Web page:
While millions of vehicles clog cities everyday – and 20,000 thousand accidents are reported every year – a man who lost his sight 17 years ago has been riding around Kampot Province without injury ever since.
Many people in his area wonder why he does so – but it is his wife who acts as his eyes while sitting quietly behind her blind husband as he bravely rides his motorbike while big trucks and other vehicles pass by.
At 45, Chok Bol of Sroka Neak Village lost his sight while he was working as a liberation soldier in 1995.
He was a de-miner when a mine blew up in his face and blinded him; he was then expelled from the army.
“At that time I turned to music to earn a living,’’ he tells 7Days. “My wife and I are in a traditional band and perform at wedding ceremonies.”
Despite his blindness, Chok Bol plays several traditional instruments such as the Tro (a string instrument), a Khoem (a string instrument played with a pair of bamboo sticks), and Takae (more like a traditional guitar).
“Thanks to traditional music I have a new life – otherwise I would not be able to buy rice or survive,” he says.
Although he lost his sight, he still had to be a dedicated husband and family breadwinner. But he can still ride his motorbike to the markets and other places on one condition – his wife has to be on the motorbike with him.
“I can ride on every road and to every destination if my wife So Luh is seated behind me,” he says. “When she’s with me I can even ride from my hometown to Phnom Penh.”
But he admits he would a “sculpture” on a non-moving motorbike without his wife.
His secret is that his wife’s eyes also work for him. And she can guide him without speaking a word.
“A graceful woman should not ride a motorbike because it is dangerous,” he says.
“That is the reason why I decide to learn how to ride even if I am blind. With her instructions, I’m very confident on the road even though I cannot see anything.”
His wife said that it took him a month to master his peculiar skill – a blind man riding a motorbike. She said he first had to learn to ride an ordinary bicycle around the house before daring to try the motorbike.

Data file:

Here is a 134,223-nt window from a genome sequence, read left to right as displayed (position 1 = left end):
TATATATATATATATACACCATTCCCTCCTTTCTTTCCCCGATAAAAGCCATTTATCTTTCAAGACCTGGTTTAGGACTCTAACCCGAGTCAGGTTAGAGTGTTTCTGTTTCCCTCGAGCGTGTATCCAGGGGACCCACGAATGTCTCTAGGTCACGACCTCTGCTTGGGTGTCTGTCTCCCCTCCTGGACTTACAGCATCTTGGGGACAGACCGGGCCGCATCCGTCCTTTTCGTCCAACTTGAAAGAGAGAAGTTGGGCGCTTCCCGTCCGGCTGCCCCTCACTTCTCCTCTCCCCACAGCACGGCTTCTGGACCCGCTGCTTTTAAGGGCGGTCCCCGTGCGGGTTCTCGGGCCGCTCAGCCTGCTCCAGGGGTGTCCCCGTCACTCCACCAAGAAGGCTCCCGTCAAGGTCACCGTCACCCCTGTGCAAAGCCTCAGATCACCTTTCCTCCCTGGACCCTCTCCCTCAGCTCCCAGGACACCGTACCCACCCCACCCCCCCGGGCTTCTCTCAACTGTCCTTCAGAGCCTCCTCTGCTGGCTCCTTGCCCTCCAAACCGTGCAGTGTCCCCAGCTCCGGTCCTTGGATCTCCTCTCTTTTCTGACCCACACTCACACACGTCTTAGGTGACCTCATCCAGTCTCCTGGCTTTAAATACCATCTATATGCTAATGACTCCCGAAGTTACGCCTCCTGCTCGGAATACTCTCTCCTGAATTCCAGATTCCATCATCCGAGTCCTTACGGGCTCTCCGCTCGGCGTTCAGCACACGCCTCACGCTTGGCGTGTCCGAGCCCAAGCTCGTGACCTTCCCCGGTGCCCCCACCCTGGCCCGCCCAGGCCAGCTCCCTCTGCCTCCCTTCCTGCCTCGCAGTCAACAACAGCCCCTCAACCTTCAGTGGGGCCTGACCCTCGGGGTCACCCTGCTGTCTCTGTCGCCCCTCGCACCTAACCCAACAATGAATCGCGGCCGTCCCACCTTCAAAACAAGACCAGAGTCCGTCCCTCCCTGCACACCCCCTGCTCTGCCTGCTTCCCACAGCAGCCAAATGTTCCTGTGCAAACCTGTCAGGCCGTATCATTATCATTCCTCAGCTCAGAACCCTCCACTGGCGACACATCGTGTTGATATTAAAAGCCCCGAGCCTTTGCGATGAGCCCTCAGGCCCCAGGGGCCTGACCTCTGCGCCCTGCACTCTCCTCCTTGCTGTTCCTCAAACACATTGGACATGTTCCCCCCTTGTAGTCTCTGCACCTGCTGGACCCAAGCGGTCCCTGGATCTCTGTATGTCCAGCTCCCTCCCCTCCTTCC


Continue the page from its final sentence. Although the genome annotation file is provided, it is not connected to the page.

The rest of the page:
“At that time, I sat at the back of his bicycle and gave him directions,’’ she says. “He could ride as well as if he could see like everyone else. Then he tried the same on the motorbike and it worked.”
His wife chose to develop a silent system of direction-giving because she felt riding on a busy road was too noisy to speak. Chok Bol gets his directions by a system where his wife grips his shirt in different ways.
“When I pull his right shirt on the right hand, it’s a sign to turn right,” she explains.
“It’s the same to turn left. When I pull his shirt down, it is the sign to stop. If there is vehicle in the front, I will pull it hard to warn him of danger. I can tell him more about the road by just gripping his shirt. It all means he can see like the rest of us on the road.”
Chok Bol noted that since he started learning to ride his motorbike blind he had never been in an accident.
“I’ve never been, not in the slightest,” he says proudly.
But his wife was wary at first. “I was scared when I first rode with my blind husband,” she says. “But we had to. We had to go from place to place to buy things and perform our shows at weddings in various places.”
Chok Bol added, “I got used to riding in my hometown, but it would be exciting to ride around Phnom Penh.”
To contact the reporter on this story: Sou Vuthy at firstname.lastname@example.org